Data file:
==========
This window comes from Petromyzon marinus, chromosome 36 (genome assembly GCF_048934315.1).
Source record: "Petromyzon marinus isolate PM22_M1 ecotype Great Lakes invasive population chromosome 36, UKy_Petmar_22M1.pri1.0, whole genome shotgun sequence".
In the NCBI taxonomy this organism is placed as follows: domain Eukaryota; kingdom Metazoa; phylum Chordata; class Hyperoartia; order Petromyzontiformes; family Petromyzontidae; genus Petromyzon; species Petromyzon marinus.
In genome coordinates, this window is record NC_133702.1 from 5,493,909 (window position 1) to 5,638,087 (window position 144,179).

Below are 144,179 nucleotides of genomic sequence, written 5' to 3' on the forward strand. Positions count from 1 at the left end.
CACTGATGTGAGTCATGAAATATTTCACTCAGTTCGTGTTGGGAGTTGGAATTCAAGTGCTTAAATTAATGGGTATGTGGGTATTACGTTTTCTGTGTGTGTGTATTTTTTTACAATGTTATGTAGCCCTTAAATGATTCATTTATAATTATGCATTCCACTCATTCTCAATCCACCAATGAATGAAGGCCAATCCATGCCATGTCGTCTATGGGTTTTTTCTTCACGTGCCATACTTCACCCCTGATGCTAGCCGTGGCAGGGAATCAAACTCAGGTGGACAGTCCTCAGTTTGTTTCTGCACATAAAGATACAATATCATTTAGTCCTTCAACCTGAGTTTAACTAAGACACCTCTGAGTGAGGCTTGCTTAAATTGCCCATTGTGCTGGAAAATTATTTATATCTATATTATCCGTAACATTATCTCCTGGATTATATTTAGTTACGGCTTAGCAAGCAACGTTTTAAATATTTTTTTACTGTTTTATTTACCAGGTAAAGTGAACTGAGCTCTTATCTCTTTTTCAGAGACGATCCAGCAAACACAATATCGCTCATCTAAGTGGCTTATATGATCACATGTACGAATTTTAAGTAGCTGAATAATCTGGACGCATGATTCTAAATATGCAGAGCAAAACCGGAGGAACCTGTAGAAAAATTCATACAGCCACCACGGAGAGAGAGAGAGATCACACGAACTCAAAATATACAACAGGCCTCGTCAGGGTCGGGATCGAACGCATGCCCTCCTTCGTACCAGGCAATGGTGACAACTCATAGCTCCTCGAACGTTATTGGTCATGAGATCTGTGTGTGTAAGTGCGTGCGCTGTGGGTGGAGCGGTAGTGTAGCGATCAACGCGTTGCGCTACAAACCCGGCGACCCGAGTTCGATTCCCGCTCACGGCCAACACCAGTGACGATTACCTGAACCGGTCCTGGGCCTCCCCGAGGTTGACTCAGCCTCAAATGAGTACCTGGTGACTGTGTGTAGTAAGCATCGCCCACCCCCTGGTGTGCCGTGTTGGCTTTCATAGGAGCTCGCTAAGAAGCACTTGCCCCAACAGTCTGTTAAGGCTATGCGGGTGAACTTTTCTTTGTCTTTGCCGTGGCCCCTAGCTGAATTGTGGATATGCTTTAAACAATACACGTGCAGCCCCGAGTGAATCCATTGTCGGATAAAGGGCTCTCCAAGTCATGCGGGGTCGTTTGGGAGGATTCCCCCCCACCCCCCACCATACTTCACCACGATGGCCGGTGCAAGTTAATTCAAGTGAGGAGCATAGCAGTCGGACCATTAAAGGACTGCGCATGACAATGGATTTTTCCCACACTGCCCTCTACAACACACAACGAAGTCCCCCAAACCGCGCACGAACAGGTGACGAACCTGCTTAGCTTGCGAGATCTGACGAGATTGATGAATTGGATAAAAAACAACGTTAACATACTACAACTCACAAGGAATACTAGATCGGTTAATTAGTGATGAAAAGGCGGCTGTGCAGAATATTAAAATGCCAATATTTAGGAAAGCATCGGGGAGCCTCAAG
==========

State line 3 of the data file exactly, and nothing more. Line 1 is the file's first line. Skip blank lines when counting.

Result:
In the NCBI taxonomy this organism is placed as follows: domain Eukaryota; kingdom Metazoa; phylum Chordata; class Hyperoartia; order Petromyzontiformes; family Petromyzontidae; genus Petromyzon; species Petromyzon marinus.